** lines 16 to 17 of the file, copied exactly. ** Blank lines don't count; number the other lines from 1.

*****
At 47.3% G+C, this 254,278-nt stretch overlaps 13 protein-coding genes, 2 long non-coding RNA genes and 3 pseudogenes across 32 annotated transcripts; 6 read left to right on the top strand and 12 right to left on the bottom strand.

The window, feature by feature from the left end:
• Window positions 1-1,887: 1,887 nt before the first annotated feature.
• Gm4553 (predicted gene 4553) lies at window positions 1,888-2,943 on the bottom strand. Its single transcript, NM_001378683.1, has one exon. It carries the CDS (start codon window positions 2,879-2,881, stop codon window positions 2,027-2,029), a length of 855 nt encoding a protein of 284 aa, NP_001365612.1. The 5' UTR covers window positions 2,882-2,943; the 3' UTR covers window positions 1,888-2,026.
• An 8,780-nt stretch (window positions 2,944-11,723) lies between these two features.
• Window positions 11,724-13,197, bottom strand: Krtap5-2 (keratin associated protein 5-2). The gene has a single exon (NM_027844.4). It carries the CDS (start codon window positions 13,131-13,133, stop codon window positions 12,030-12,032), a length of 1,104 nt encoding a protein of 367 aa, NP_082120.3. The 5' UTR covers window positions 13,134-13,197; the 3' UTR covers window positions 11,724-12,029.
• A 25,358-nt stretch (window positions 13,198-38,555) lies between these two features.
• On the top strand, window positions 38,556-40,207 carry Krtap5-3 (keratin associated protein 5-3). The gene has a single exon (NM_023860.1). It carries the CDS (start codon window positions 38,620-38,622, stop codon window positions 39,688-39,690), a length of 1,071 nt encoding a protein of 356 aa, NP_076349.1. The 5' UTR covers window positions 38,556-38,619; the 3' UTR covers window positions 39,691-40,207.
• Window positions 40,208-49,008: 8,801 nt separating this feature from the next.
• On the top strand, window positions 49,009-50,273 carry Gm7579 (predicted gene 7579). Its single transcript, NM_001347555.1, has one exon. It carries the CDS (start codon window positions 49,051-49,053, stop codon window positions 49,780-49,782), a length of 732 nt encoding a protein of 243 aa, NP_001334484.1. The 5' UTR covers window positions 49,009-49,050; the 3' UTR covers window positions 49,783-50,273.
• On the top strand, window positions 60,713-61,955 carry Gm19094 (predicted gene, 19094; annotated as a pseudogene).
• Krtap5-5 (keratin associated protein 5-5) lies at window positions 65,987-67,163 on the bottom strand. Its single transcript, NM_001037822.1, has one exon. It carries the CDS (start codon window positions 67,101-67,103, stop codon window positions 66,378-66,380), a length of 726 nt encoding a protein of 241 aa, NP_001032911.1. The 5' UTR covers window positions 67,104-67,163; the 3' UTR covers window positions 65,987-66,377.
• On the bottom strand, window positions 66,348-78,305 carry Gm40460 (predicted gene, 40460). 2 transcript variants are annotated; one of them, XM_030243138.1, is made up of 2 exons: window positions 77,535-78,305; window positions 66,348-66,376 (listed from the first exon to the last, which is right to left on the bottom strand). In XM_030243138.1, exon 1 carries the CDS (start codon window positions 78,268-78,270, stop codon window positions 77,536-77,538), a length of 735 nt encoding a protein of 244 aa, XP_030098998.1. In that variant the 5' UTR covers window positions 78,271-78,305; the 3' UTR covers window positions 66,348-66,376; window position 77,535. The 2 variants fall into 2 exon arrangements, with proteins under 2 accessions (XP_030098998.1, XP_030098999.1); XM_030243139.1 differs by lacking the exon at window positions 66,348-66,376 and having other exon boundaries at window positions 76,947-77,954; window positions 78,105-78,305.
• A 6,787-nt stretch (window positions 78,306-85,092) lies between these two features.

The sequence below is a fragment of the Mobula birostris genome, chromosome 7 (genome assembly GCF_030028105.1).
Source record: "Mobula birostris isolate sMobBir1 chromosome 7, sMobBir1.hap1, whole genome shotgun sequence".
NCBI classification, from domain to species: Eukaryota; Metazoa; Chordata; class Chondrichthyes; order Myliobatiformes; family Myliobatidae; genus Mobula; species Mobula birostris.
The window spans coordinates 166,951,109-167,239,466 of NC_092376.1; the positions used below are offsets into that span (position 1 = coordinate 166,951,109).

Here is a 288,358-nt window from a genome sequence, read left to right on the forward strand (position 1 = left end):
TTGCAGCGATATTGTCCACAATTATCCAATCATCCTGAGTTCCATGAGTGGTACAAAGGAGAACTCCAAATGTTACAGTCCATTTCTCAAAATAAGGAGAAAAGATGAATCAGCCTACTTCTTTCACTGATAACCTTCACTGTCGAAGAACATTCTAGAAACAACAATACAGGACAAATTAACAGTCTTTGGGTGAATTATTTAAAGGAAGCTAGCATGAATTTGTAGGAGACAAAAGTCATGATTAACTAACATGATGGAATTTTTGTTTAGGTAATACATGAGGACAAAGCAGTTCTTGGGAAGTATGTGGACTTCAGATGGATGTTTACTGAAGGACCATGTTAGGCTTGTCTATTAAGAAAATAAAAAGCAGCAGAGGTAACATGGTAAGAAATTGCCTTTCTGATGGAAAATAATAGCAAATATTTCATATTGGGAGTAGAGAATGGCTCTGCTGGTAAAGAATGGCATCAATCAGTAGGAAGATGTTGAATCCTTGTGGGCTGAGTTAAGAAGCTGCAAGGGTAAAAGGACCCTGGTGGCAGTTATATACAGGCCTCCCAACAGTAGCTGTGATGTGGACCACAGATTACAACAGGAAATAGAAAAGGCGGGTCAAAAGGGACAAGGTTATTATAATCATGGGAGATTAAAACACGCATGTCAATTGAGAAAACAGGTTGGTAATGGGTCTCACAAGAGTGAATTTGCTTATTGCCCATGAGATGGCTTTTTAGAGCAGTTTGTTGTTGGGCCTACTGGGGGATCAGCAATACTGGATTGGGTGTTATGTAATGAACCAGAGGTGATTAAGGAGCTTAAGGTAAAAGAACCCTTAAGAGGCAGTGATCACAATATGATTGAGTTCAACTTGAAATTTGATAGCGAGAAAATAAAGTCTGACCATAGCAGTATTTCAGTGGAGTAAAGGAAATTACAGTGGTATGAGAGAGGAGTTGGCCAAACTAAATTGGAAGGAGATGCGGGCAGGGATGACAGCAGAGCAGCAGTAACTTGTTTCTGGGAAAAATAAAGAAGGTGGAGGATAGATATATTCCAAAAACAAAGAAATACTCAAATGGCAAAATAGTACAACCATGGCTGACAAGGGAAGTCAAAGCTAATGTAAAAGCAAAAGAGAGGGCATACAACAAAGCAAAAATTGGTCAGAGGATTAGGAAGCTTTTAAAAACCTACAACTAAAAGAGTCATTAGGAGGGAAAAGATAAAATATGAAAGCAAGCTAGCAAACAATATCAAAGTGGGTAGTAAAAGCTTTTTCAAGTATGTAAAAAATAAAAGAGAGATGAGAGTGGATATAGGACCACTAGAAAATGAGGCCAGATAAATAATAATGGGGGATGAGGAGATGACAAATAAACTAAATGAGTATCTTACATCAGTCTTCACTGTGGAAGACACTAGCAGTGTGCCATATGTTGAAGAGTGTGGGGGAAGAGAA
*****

Source record: "Mobula birostris isolate sMobBir1 chromosome 7, sMobBir1.hap1, whole genome shotgun sequence".
NCBI classification, from domain to species: Eukaryota; Metazoa; Chordata; class Chondrichthyes; order Myliobatiformes; family Myliobatidae; genus Mobula; species Mobula birostris.